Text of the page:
“The state of mind which enables a man to do work of this kind is akin to that of the religious worshipper or lover. The daily effort comes from no deliberate intention or program, but straight from the heart.” – Einstein
Liam the Bike mechanic is talking us through the intricacies of tuning cycle gears.
He points to the tiny inhibitor screws on the gear derailleur (thing that changes gears on the back wheel of a bike….yes..I had to look up my notes) and explains that loosening or tightening these screws affects the movement of the mechanism across the gear cogs. (forgive my lack of detail, I got the gist)
He demonstrates by tightening one small screw and moving the pedals, clicking gears up and down….he points to the hesitation and resistance in the gear shift – to me, it looks taut and the chain jumps snappily from cog to cog .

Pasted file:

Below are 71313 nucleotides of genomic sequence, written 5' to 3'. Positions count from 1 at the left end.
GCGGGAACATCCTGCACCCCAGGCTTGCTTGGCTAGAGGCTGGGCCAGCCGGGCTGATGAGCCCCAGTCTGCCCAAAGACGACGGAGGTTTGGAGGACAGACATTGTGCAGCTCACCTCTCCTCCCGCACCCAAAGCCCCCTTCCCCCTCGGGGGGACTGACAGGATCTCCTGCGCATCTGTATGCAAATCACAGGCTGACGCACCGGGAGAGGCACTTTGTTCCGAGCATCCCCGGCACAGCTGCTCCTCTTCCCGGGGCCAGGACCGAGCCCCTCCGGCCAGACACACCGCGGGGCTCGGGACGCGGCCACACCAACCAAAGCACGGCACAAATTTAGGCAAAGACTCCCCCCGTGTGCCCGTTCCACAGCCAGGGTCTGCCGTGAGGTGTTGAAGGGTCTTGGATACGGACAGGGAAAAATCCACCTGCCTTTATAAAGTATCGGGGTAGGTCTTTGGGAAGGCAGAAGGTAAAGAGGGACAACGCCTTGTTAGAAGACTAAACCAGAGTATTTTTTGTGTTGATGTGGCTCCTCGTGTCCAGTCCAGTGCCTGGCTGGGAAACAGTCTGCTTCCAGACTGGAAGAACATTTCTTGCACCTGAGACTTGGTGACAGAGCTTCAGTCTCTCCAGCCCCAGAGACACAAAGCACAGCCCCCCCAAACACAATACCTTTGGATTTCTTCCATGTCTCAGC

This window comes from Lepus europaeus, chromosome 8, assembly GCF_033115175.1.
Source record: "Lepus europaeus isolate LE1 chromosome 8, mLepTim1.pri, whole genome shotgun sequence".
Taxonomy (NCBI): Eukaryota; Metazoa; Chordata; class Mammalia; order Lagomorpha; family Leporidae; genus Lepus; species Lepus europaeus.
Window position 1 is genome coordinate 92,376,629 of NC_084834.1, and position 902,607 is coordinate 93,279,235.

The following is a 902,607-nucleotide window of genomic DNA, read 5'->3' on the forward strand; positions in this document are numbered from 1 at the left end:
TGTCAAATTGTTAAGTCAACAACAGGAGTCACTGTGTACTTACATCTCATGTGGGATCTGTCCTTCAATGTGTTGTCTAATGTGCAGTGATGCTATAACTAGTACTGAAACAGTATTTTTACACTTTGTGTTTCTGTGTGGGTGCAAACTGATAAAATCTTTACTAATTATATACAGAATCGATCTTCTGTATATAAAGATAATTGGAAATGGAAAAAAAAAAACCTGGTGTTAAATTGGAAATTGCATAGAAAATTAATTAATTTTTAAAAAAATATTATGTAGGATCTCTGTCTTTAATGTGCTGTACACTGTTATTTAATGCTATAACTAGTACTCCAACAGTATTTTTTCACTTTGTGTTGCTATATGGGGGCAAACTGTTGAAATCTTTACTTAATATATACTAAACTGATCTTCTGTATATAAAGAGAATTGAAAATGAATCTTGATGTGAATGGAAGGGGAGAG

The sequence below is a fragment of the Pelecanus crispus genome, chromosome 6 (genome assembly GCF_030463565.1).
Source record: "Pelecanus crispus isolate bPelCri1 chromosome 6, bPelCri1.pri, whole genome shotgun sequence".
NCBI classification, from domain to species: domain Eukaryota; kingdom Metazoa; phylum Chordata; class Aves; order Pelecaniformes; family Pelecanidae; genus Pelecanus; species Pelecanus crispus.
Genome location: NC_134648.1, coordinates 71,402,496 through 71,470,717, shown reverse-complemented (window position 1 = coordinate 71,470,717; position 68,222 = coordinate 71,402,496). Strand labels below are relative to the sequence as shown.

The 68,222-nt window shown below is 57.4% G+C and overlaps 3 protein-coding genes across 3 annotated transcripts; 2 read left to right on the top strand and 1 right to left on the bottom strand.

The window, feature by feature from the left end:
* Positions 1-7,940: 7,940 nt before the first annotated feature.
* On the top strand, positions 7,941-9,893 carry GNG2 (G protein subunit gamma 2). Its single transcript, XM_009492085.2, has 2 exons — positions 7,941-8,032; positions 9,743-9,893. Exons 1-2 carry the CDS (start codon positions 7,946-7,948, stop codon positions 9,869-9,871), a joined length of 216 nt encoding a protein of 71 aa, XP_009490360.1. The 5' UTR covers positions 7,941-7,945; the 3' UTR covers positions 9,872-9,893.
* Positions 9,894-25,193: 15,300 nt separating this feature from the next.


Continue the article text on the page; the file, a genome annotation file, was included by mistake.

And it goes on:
Then he loosens the screw massively and the gear shift flops idly, chain rolling without precision onto cog after cog and back down.
The trick, he tells us, is to find good tension.
My fellow bike maintenance attendee asks: how would we know what good tension is?
He says: You can kind of feel it in the gearshift, but the best way is just to listen….
He tightens the screw again and shifts gears…. we can hear the taut metal-on-metal battle in the gear shift – a scraping, teeth-edging sound.
As he loosens it, we hear a kind of flobby, slack-chained noise.
And as he brings the tension back to the middle we hear….. nothing… nothing but the whirl of the chain and click click click as it pops up the gears and back….it sounds kind of beautiful.
Optimum tension means the bike runs smoothly and the chain doesn’t knacker the cogs or vice versa.
Optimum tension is not taut and rigid.
Optimum tension is not laid back and loose.